Monday, 13 April 2009

Katherine Swynford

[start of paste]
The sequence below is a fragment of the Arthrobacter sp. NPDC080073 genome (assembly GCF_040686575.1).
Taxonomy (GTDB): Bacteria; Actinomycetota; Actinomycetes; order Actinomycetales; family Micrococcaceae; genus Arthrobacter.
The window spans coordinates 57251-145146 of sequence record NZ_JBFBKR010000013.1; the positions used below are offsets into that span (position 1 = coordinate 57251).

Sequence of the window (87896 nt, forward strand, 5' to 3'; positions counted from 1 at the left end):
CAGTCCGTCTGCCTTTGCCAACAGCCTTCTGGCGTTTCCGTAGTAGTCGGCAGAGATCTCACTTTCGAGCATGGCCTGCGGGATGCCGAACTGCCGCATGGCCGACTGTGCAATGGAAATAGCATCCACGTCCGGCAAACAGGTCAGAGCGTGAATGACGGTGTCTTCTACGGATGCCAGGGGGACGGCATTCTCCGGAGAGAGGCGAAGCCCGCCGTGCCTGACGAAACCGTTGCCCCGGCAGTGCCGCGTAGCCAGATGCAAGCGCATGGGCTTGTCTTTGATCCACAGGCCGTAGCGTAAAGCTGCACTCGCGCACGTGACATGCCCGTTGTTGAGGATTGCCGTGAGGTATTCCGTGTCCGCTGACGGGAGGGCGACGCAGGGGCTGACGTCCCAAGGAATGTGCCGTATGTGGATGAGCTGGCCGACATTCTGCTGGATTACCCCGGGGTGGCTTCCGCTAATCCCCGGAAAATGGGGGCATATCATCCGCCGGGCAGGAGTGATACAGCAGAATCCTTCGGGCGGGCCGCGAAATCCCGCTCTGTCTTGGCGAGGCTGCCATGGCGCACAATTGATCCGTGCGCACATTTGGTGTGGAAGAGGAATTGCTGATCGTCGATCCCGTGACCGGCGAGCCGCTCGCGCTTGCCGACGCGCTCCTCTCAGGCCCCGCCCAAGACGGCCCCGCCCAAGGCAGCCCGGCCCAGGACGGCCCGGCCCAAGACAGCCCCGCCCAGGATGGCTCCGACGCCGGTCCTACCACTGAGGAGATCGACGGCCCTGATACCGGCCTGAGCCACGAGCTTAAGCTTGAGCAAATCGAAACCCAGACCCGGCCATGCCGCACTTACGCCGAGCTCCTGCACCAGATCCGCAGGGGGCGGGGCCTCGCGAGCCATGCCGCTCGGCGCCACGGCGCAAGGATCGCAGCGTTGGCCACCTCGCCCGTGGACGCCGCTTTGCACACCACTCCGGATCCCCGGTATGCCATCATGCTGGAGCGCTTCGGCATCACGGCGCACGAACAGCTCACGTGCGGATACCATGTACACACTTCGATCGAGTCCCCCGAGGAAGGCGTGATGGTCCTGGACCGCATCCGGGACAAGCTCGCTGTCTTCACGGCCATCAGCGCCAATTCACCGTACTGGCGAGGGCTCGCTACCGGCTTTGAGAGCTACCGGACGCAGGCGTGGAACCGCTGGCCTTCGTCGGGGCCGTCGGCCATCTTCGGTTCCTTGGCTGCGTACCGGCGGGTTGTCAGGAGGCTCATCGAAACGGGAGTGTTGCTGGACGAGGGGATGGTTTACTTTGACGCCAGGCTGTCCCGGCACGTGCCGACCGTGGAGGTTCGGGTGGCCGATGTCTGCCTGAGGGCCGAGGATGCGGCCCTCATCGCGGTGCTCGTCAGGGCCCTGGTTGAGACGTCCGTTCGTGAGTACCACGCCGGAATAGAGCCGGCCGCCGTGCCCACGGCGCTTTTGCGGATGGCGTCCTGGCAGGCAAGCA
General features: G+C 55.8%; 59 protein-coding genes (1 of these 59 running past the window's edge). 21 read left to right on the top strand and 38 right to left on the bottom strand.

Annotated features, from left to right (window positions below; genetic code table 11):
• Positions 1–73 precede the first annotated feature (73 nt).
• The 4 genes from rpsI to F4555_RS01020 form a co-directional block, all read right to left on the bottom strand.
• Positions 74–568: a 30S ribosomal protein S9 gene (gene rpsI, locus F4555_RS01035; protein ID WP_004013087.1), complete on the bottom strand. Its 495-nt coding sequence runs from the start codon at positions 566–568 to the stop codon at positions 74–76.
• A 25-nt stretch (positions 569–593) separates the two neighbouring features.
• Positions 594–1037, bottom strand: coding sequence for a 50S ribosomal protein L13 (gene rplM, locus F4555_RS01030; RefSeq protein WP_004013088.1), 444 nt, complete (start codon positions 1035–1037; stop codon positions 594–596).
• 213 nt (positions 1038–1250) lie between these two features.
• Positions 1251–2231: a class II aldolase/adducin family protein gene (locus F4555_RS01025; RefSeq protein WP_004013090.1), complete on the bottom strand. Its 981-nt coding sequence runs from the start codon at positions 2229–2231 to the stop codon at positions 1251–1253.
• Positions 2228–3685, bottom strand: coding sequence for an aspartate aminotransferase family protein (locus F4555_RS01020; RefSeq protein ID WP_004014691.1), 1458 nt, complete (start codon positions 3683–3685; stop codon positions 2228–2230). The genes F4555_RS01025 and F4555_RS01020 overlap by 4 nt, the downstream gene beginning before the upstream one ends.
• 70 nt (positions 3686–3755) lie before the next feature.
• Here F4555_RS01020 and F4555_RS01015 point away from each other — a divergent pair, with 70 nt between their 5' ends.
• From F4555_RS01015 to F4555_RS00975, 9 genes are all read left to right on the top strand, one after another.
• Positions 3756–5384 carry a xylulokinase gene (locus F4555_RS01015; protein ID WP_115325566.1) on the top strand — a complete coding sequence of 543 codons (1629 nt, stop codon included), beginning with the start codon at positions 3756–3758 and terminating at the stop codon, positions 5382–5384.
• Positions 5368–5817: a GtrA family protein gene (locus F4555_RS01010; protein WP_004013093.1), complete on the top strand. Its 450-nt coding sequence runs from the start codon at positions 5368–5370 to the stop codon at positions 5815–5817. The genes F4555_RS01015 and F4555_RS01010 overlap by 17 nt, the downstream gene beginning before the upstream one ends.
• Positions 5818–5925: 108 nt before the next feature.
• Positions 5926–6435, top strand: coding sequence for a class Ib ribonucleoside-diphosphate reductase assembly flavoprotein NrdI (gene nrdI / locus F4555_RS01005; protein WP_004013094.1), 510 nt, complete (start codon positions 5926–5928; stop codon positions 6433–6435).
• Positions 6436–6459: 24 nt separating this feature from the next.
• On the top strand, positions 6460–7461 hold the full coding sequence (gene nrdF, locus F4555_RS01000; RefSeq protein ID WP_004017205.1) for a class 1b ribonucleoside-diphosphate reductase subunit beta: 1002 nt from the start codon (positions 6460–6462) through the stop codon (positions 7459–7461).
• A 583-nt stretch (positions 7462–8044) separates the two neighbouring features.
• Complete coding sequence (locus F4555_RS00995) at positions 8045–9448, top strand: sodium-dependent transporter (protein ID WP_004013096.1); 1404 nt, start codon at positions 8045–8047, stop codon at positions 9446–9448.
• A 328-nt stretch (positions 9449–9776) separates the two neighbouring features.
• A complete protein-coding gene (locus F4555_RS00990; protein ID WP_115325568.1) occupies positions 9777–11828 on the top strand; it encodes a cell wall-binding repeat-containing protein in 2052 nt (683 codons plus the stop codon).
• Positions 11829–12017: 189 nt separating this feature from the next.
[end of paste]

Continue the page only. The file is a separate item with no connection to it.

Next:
I've just finished reading Alison Weir's biography of Katherine Swynford: the story of John of Gaunt and his scandalous Duchess. A lovely absorbing read, about a medieval woman of repute. Like many people, including the author herself, I first came across Katherine Swynford in Anya Seton's novel Katherine, which I read as a teenager, and still have an ancient yellowing copy on my bookshelves, complete with bodice-ripper type cover. I haven't read it for ages, but did read and re-read it several times in the past. Alison Weir's book goes back to the original medieval sources, but despite their lack of mention of Katherine at times, nevertheless there is enough material to build a convincing picture of an woman, who despite being of relatively humble birth, managed to become one of the most important women in the history of the monarchy in Britain, and from whom other world leaders are descended. Katherine was fortunate enough to mix among people who encouraged women to be educated, interested in literature, music and also be able to manage an estate, as she had to when her husband Sir Hugh Swynford was away fighting with his overlord, John of Gaunt in France. I really enjoyed this read, as it put the flesh on to the bare bones of the story that I remember, and made Katherine come alive again.

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